> namespace and made them into proper sub-classes of the Gtk::Toolbar class.
>
> == How can you help? ==
>
> This important refactoring project must be done before Gtk+ 4 is widely
> used, and represents a major change to the way that our toolbars are
> implemented.  It represents a couple of thousand lines of code changes
> and will inevitably cause some regression bugs. I will need your help in
> thoroughly testing that all the toolbars work correcly!
>
> All of these changes are currently in a git branch
> ("gtk-actions-migration") and will not be merged into the master branch
> until preliminary testing has been completed.  In other words, this will
> not "mess up" your stable version of Inkscape and will never be part of
> the current 0.92.x release series! I intend to merge this work well in
> advance of the Inkscape 1.0 release, so that we have plenty of time for
> very thorough developer and user testing, and several preliminary
> bug-fix "alpha" pre-releases before the final stable release.
>
> For the very brave: please checkout the "gtk-actions-migration" branch
> in git, rebuild and test.  Please note that this is work-in progress. 
> Do not use this experimental branch for your regular Inkscape drawing
> work!!!  The Node toolbar will not work... the Select, Dropper and
> Connector toolbars are highly experimental; all the other toolbars are
> "at risk"!    If you don't know how to do this, check out our developer
> guide.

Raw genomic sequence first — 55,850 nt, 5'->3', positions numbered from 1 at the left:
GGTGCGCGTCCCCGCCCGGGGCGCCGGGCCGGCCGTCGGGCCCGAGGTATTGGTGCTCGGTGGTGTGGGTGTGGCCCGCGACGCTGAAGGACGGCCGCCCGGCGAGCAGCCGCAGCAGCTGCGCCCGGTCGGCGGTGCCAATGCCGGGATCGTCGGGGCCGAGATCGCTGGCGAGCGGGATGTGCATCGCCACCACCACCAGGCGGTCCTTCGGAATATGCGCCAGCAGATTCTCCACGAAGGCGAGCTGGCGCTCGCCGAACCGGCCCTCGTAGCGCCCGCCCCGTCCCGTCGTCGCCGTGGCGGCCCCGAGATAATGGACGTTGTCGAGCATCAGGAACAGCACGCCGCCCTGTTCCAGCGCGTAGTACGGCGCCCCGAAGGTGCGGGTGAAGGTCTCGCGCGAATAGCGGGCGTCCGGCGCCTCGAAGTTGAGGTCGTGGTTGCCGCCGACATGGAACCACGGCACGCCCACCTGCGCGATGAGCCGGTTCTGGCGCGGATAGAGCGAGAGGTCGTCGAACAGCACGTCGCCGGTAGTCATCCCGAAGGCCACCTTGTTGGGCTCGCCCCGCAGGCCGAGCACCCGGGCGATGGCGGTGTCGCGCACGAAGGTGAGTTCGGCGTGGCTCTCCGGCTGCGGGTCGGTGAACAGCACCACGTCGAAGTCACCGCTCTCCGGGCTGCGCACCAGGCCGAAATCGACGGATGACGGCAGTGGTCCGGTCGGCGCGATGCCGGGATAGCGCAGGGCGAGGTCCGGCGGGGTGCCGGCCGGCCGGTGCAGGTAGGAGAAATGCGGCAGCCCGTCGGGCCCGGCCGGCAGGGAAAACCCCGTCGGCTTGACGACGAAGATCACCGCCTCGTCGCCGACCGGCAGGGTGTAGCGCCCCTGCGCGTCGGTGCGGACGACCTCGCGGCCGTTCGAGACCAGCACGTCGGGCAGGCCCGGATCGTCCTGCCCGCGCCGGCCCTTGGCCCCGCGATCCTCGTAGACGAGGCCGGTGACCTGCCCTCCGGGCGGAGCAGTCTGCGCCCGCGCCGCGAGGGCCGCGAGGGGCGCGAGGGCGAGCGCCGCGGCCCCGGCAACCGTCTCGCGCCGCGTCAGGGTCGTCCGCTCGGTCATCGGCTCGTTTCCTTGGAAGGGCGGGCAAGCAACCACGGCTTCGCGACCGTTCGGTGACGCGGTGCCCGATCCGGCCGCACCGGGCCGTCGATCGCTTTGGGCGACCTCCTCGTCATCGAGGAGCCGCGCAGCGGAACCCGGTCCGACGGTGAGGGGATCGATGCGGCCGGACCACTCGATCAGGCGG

>
> For the quite brave: I'll merge this experimental branch into our master
> development branch in a few weeks once (a) I've completed the basic
> work, (b) I've had a good amount of feedback on the branch and know that
> it "works" to some extent.  I'll message you again at this stage and ask
> everyone to help look for bugs.  Again, this will only be visible to
> developers and users of our experimental "trunk" PPA in Ubuntu.
>
> For the intrepid: If you're interested in helping with the code
> migration - message me and I'll help to divide up the tasks.
>
> == The end ==
>
> I hope this gives an insight into the work I've started doing this week,
> and will continue over the coming weeks.  Thanks once again to everyone
> who has contributed time, money or even just attention and enthusiasm
> for the Hackfest.
>
> Best wishes,
>
>
>
> Alex Valavanis (valavanisalex)
>
> Inkscape developer
>
>
> ------------------------------------------------------------------------------
> Check out the vibrant tech community on one of the world's most
> engaging tech sites, Slashdot.org! http://sdm.link/slashdot
>
>
>
> _______________________________________________
> Inkscape-devel mailing list
> [hidden email]
> https://lists.sourceforge.net/lists/listinfo/inkscape-devel
>


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Re: Hackfest 2018: Actions and Toolbars

Philip Rhoades
Maren,


On 2018-03-31 23:43, Maren Hachmann wrote:
> If you want to hear and see Alex, Ryan, Bryce and Martin talk about
> this
> (and other Hackfest things), there's one more video on youtube (got
> posted to twitter, but not here yet, as far as I could see):
>
> youtu.be/IqQI2Y1PR38


Looks like there are only summaries for Day 1 and Day 4 so far?

P.


> Maren
>
> Am 31.03.2018 um 02:03 schrieb Alex Valavanis:
>> Hi All,
>>
>> Here's a summary of my work at the Boston Hackfest.
>>
>> Before I continue, I'd like to thank everyone who donated their money
>> or
>> time to support this Hackfest.  This has been a really useful event -
>> it's so much easier to deal with tricky design challenges and project
>> management stuff when we can meet face to face.  It has also brought
>> together people with very diverse expertise across the project (UI,